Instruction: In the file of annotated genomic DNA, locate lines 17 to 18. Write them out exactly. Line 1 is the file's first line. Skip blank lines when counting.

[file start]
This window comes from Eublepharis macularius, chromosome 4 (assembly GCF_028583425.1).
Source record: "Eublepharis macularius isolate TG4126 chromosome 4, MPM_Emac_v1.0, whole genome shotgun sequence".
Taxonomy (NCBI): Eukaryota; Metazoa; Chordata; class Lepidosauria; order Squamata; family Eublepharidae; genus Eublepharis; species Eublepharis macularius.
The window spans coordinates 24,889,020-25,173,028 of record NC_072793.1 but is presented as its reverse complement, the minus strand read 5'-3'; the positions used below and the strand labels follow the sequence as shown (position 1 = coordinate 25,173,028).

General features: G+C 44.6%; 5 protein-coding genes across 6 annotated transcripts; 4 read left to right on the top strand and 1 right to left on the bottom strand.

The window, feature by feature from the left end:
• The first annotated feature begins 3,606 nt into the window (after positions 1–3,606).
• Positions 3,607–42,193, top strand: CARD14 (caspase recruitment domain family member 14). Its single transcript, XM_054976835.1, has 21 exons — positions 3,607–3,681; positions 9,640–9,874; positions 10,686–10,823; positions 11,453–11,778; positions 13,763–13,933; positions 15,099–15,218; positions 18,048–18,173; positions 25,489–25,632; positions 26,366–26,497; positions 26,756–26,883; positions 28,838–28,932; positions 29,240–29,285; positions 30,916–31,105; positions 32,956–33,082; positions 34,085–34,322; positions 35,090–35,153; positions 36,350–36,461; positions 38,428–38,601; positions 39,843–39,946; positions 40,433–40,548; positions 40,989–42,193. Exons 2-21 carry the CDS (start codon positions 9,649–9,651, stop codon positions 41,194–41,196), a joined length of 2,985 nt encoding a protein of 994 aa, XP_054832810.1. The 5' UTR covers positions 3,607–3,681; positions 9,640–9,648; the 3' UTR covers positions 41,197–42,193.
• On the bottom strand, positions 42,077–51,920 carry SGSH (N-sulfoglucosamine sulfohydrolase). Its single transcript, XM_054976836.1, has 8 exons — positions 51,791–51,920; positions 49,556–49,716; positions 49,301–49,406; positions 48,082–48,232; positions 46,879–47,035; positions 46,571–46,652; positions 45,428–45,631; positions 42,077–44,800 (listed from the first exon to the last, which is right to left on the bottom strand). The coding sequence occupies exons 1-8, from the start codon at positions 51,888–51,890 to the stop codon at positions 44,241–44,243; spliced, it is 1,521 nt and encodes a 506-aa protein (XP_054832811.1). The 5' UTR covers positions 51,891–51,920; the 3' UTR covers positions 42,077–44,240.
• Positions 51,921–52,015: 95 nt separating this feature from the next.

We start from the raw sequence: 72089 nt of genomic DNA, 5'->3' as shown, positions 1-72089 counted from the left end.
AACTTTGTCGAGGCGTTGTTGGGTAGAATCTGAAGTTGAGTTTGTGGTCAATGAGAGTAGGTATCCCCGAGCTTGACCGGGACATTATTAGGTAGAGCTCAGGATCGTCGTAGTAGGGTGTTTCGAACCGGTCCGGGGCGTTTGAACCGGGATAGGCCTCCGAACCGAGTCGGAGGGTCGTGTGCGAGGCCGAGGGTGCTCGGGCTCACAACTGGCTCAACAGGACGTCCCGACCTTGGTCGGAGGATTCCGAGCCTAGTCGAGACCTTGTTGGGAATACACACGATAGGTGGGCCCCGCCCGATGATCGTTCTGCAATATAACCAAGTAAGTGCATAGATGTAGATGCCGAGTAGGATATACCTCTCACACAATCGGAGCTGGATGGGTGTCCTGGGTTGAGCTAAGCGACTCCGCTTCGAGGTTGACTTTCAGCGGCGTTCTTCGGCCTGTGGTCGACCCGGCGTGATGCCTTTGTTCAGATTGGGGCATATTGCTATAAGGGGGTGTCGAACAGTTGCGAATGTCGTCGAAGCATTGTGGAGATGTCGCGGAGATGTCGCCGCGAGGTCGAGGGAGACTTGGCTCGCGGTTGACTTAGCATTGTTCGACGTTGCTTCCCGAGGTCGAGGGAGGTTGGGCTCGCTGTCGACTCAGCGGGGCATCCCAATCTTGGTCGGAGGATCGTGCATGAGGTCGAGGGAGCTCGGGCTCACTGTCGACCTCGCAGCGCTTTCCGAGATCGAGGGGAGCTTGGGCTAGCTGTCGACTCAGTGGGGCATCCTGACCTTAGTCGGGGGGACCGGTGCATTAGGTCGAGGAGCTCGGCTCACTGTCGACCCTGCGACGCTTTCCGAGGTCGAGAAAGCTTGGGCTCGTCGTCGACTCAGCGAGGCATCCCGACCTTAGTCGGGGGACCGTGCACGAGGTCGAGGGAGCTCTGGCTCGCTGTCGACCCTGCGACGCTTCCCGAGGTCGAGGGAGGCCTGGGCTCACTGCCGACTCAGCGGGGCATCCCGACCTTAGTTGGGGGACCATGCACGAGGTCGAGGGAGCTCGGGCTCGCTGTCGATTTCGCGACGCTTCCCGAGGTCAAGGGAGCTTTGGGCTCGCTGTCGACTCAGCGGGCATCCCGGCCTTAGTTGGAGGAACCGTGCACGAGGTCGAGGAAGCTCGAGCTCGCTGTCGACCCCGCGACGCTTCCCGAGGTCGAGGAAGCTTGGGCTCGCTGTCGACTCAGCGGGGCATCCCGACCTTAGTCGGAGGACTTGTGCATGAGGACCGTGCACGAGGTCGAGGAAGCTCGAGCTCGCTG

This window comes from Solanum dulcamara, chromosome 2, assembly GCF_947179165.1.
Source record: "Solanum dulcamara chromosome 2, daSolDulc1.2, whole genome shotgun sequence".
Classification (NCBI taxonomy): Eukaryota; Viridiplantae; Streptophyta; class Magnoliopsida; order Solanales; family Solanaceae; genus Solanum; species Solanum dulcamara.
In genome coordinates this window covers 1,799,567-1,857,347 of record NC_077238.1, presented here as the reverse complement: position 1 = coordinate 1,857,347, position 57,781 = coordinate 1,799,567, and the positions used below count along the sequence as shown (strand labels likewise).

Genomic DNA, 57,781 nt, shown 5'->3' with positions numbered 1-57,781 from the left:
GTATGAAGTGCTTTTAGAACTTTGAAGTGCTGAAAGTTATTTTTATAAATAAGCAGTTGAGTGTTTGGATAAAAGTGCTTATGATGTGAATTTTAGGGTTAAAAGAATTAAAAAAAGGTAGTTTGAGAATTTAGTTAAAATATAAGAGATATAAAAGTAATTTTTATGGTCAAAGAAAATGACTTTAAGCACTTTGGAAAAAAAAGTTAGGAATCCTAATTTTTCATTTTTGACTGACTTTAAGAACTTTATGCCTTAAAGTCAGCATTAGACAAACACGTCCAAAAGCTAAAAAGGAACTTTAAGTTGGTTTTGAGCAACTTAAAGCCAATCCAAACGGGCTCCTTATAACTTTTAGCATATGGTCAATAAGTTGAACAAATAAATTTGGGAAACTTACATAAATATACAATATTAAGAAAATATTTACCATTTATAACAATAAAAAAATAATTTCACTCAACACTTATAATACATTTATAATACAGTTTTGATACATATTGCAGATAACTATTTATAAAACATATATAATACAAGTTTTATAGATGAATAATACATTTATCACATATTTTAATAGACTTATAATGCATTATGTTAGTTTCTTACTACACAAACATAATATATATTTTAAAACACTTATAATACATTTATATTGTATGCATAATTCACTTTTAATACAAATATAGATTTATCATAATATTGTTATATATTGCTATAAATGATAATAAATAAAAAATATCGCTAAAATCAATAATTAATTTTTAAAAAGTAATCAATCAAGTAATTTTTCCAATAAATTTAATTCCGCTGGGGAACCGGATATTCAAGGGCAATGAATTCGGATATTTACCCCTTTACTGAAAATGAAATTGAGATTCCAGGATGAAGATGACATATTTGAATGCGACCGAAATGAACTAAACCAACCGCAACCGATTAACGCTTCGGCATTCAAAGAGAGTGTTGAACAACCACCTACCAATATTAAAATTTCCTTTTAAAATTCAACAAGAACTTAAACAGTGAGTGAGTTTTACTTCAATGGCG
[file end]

Genomic DNA, 57,781 nt, shown 5'->3' with positions numbered 1-57,781 from the left:
GTATGAAGTGCTTTTAGAACTTTGAAGTGCTGAAAGTTATTTTTATAAATAAGCAGTTGAGTGTTTGGATAAAAGTGCTTATGATGTGAATTTTAGGGTTAAAAGAATTAAAAAAAGGTAGTTTGAGAATTTAGTTAAAATATAAGAGATATAAAAGTAATTTTTATGGTCAAAGAAAATGACTTTAAGCACTTTGGAAAAAAAAGTTAGGAATCCTAATTTTTCATTTTTGACTGACTTTAAGAACTTTATGCCTTAAAGTCAGCATTAGACAAACACGTCCAAAAGCTAAAAAGGAACTTTAAGTTGGTTTTGAGCAACTTAAAGCCAATCCAAACGGGCTCCTTATAACTTTTAGCATATGGTCAATAAGTTGAACAAATAAATTTGGGAAACTTACATAAATATACAATATTAAGAAAATATTTACCATTTATAACAATAAAAAAATAATTTCACTCAACACTTATAATACATTTATAATACAGTTTTGATACATATTGCAGATAACTATTTATAAAACATATATAATACAAGTTTTATAGATGAATAATACATTTATCACATATTTTAATAGACTTATAATGCATTATGTTAGTTTCTTACTACACAAACATAATATATATTTTAAAACACTTATAATACATTTATATTGTATGCATAATTCACTTTTAATACAAATATAGATTTATCATAATATTGTTATATATTGCTATAAATGATAATAAATAAAAAATATCGCTAAAATCAATAATTAATTTTTAAAAAGTAATCAATCAAGTAATTTTTCCAATAAATTTAATTCCGCTGGGGAACCGGATATTCAAGGGCAATGAATTCGGATATTTACCCCTTTACTGAAAATGAAATTGAGATTCCAGGATGAAGATGACATATTTGAATGCGACCGAAATGAACTAAACCAACCGCAACCGATTAACGCTTCGGCATTCAAAGAGAGTGTTGAACAACCACCTACCAATATTAAAATTTCCTTTTAAAATTCAACAAGAACTTAAACAGTGAGTGAGTTTTACTTCAATGGCG